Northern Ireland

Parties react to Peter Robinson's Stormont article

Peter Robinson Image copyright PAcemaker
Image caption Peter Robinson said the St Andrews Agreement was a 'short-term solution'

Northern Ireland's political parties have been giving their reaction to First Minister Peter Robinson's comments that arrangements for devolved government at Stormont "are no longer fit for purpose.

Writing in the Belfast Telegraph on Tuesday, the DUP leader said the 2006 St Andrews Agreement had led to a system that was "time-consuming and sluggish"

Sinn Féin Deputy First Minister Martin McGuinness said: "We all have a responsibility to work together, but in the first place the first minister should talk to me and to his executive colleagues."

Alasdair McDonnell, SDLP leader

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"Our strong advice to Dublin and London is move now, move decisively, move to all-party, two government talks.

"This current crisis is a manifestation of an ongoing deterioration of the workings of the executive between the first and deputy first ministers. The first minister has much audacity in walking away from one set of talks and now calling for another set of talks.

"All of the issues must be discussed, not merely the issues the DUP want to discuss.

"This an abject admission of failure on behalf of the first minister. This was the same first minister who said that the success of the assembly would be judged on delivery."

Mike Nesbitt, Ulster Unionist Party leader

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"I welcome Peter Robinson's light bulb moment. It is far from the first time the DUP have pitched their tent on our ground.

"Stormont is dysfunctional, but we need to look at why. The answer is clear. The DUP did a bad deal at St Andrews. The very things Peter Robinson is complaining about are products of St Andrews, which introduced the blocking mechanisms that have led to this stalemate.

"Peter Robinson and Martin McGuinness adopted an 'Ourselves Alone' attitude to government. Now they have fallen out, the carve-up has become a face-off. The fix is a fairer deal.

"A system of government that does not offer the electorate the ability to change who governs them is not proper democracy."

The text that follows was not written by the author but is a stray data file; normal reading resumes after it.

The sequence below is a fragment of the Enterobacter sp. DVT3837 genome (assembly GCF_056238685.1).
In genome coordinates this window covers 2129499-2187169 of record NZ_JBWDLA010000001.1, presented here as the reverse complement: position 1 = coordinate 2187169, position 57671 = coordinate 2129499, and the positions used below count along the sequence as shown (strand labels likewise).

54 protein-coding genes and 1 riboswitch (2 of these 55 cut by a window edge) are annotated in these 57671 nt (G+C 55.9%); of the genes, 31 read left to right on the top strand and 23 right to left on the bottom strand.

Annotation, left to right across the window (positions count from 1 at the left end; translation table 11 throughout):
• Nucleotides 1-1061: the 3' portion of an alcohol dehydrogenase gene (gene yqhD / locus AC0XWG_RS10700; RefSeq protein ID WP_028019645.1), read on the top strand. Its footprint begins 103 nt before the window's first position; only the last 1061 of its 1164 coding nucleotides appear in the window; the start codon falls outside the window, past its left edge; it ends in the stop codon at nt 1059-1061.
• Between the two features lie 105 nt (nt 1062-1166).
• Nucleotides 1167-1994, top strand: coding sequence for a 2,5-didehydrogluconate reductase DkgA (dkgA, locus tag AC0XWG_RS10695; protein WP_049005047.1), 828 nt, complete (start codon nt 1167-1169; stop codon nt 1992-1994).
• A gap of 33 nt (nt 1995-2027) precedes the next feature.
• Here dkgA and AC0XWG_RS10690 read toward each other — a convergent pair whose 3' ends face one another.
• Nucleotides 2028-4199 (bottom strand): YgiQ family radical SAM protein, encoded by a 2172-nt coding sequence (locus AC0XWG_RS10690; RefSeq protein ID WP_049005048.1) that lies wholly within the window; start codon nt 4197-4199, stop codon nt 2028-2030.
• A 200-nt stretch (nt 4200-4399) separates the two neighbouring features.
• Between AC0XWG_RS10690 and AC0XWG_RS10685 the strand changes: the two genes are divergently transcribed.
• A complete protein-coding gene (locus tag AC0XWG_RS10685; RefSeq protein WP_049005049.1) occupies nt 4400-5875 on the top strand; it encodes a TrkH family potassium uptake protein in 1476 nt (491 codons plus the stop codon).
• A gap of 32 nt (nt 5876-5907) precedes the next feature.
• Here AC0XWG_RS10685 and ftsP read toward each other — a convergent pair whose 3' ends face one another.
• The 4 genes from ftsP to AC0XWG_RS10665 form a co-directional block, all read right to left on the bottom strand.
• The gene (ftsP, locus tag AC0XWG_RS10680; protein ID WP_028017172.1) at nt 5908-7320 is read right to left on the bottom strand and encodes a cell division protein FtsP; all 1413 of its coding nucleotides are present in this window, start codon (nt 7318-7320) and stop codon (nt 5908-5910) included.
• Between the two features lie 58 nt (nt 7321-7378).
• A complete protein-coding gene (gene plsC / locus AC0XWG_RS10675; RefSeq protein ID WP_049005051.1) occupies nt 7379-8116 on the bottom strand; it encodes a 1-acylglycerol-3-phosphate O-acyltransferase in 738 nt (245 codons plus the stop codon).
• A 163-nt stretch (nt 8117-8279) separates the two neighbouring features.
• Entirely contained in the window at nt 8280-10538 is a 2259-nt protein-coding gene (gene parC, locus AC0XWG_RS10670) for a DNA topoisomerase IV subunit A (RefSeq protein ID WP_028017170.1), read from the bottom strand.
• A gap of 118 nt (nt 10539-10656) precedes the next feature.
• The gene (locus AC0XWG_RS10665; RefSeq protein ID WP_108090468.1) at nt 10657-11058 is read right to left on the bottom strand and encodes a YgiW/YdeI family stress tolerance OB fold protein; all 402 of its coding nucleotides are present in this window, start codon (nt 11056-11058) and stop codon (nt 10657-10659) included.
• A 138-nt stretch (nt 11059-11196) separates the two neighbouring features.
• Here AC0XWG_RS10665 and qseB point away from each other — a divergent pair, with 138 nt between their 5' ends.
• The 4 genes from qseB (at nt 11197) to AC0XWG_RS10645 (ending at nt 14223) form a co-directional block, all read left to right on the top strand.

Jim Allister, Traditional Unionist Voice leader

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"For years hasn't Peter Robinson boasted that at St Andrews he and his party fixed the Belfast Agreement. Now, it seems not. Is the reality that TUV has long proclaimed slowly dawning on the first minister?

"But it is not a sticking plaster approach which Stormont needs, but root and branch change, whereby mandatory coalition and its crippling mutual vetoes are ditched.

"It is inevitable that one day the present unworkable Stormont will implode. The system of mandatory coalition is bound to fail. Only the glue of parties' love for a semblance of power holds it together.

"But, ultimately this unnatural system of government will collapse. Voluntary coalition and an opposition are the only route to durable devolution."

David McNarry, UKIP assembly member

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"The DUP are embroiled in internal turmoil, Sinn Féin are controlled from Dublin, the UUP remain in freefall alongside the SDLP, and Alliance are in electoral meltdown.

"The executive is a shambles. All five coalition hangers-on show no sign of recoupling themselves.

"They represent partners in a sham executive, out of touch and increasingly out of favour with the public.

"UKIP suggest that the executive give themselves six more months in office to improve their delivery of government - with failure to restore confidence resulting with an assembly poll taking place on the same day as next year's Westminster election."

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